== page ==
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Thumb ultrasound: Technique and pathologies

View Article: PubMed Central - PubMed

ABSTRACT

Ultrasound is ideally suited for the assessment of complex anatomy and pathologies of the thumb. Focused and dynamic thumb ultrasound can provide a rapid real-time diagnosis and can be used for guided treatment in certain clinical situations. We present a simplified approach to scanning technique for thumb-related pathologies and illustrate a spectrum of common and uncommon pathologies encountered.

No MeSH data available.


Related in: MedlinePlus

Neuroma in the superficial branch of the radial nerve in a patient with cut injury presenting with pain and paresthesia over thumb (A-C). Long axis ultrasound view (A) of the superficial branch of the radial nerve (red arrow) with discontinuity (open arrow) and the cut site (small white arrow). Follow up long axis ultrasound (B) after 4 months shows neuroma formation (arrow). Patient photograph (C) shows the injury scar (arrow)
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Figure 12: Neuroma in the superficial branch of the radial nerve in a patient with cut injury presenting with pain and paresthesia over thumb (A-C). Long axis ultrasound view (A) of the superficial branch of the radial nerve (red arrow) with discontinuity (open arrow) and the cut site (small white arrow). Follow up long axis ultrasound (B) after 4 months shows neuroma formation (arrow). Patient photograph (C) shows the injury scar (arrow)

Mentions: The Wartenberg syndrome occurs due to damage to the superficial branch of the radial nerve in the distal forearm/dorsal aspect [Figure 12] as a result of penetrating trauma, a tight watch-strap or iatrogenically (e.g. due to cephalic vein cannulation or retinaculum release in de Quervain disease). This can give rise to pain, paresthesia, and numbness over the dorsum of the hand and thumb.


Thumb ultrasound: Technique and pathologies
Neuroma in the superficial branch of the radial nerve in a patient with cut injury presenting with pain and paresthesia over thumb (A-C). Long axis ultrasound view (A) of the superficial branch of the radial nerve (red arrow) with discontinuity (open arrow) and the cut site (small white arrow). Follow up long axis ultrasound (B) after 4 months shows neuroma formation (arrow). Patient photograph (C) shows the injury scar (arrow)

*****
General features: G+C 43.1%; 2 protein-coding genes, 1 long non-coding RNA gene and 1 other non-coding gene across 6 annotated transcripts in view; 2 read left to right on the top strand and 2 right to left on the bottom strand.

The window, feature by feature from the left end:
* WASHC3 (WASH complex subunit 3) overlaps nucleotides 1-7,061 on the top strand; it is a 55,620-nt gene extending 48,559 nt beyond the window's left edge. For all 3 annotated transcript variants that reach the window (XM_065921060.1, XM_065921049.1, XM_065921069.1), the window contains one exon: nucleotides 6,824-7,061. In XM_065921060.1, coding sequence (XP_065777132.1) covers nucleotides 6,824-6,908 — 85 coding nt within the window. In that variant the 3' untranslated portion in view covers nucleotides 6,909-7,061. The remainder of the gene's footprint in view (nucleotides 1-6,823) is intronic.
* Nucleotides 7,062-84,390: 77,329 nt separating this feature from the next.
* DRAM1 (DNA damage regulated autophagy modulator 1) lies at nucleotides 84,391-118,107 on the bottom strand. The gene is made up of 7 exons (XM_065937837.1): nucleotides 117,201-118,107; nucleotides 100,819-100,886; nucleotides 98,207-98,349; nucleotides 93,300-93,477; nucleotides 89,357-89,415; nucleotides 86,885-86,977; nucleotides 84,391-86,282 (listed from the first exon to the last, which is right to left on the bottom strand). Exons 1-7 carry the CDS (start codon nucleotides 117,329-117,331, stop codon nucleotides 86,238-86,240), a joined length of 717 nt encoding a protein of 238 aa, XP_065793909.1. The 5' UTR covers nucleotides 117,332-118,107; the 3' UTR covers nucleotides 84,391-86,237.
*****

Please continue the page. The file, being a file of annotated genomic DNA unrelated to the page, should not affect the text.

© Copyright Policy - open-access
Related In: Results  -  Collection

License
Show All Figures
getmorefigures.php?uid=PMC5036340&req=5

Figure 12: Neuroma in the superficial branch of the radial nerve in a patient with cut injury presenting with pain and paresthesia over thumb (A-C). Long axis ultrasound view (A) of the superficial branch of the radial nerve (red arrow) with discontinuity (open arrow) and the cut site (small white arrow). Follow up long axis ultrasound (B) after 4 months shows neuroma formation (arrow). Patient photograph (C) shows the injury scar (arrow)
Mentions: The Wartenberg syndrome occurs due to damage to the superficial branch of the radial nerve in the distal forearm/dorsal aspect [Figure 12] as a result of penetrating trauma, a tight watch-strap or iatrogenically (e.g. due to cephalic vein cannulation or retinaculum release in de Quervain disease). This can give rise to pain, paresthesia, and numbness over the dorsum of the hand and thumb.

View Article: PubMed Central - PubMed

ABSTRACT

Ultrasound is ideally suited for the assessment of complex anatomy and pathologies of the thumb. Focused and dynamic thumb ultrasound can provide a rapid real-time diagnosis and can be used for guided treatment in certain clinical situations. We present a simplified approach to scanning technique for thumb-related pathologies and illustrate a spectrum of common and uncommon pathologies encountered.

No MeSH data available.


Related in: MedlinePlus